About half are incorporated, mostly under the Companies Act (as CLGs), although there are also hundreds of industrial, friendly or provident societies including trade unions, and a handful that were incorporated by statute, some of them – like some major voluntary hospitals – prior to the foundation of the State. There are also thousands of church or faith bodies, as well as sports, cultural and recreational clubs, societies and associations.

The number of ~20,000 includes all of those nonprofits that are registered with and required to return information to at least one national public authority – the Companies Registration Office, Revenue (for tax relief as charities, schools or sports bodies), the Charities Regulator, the Library of the Houses of the Oireachtas. Many thousands more are not included on national registers but are governed by national bodies (for religion, sport etc) – hopefully for future inclusion in the Database.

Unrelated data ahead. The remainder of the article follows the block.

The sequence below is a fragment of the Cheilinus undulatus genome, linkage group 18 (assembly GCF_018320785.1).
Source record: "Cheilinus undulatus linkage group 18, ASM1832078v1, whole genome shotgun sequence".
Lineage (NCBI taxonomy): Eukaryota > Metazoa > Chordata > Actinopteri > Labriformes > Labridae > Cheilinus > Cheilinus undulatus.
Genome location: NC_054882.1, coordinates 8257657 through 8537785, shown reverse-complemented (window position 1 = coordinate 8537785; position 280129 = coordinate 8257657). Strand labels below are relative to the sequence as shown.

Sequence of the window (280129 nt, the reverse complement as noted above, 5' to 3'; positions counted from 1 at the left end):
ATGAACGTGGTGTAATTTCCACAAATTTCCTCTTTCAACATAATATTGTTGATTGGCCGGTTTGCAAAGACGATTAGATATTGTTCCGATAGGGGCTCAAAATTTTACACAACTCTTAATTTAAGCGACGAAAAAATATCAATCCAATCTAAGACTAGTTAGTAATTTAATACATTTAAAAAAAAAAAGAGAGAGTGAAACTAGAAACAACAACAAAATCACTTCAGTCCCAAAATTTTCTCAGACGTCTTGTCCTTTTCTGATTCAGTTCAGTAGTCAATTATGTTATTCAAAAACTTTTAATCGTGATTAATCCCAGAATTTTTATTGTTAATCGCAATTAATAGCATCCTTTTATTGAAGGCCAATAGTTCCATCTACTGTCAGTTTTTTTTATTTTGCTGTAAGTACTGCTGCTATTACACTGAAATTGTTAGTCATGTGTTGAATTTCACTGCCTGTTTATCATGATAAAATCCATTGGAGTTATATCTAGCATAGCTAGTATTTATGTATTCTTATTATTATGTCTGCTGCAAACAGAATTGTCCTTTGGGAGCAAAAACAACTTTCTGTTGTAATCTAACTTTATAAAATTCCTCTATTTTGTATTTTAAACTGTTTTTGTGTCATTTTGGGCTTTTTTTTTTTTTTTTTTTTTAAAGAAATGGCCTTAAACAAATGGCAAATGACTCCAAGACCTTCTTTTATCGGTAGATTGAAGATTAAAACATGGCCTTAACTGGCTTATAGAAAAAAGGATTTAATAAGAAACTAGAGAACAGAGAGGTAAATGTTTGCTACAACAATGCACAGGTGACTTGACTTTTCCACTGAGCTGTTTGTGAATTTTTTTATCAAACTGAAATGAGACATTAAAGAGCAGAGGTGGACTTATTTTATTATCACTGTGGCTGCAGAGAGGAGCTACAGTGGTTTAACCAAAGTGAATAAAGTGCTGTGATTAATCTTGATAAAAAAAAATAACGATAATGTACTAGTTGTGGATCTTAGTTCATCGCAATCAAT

Having identified its scope, Benefacts harvests data every day from multiple public sources, sometimes availing of open data files and – for financial and governance data – extracting it manually from financial statements and other regulatory filings. Benefacts doesn’t ‘scrape’ other peoples’ websites, but we do add some additional information including a classification (following Eurostat norms), the URL of each nonprofit, and information about compliance with some voluntary codes. This model, which is co-funded by government and philanthropies, means that there’s no effort required of any nonprofit to be included.

Accessing the Database of Irish Nonprofits

To see who’s in the Database, have a look at the open datasets generated by Benefacts from the data derived from these public sources.  This is updated every day on data.gov.ie. The list is sortable by

  • Registered name(s)
  • Benefacts classification
  • Address
  • Eircode
  • County
  • Name(s) of authorities by which the nonprofit is regulated
  • Regulatory number(s)
  • Link to each nonprofit’s listing on Benefacts.ie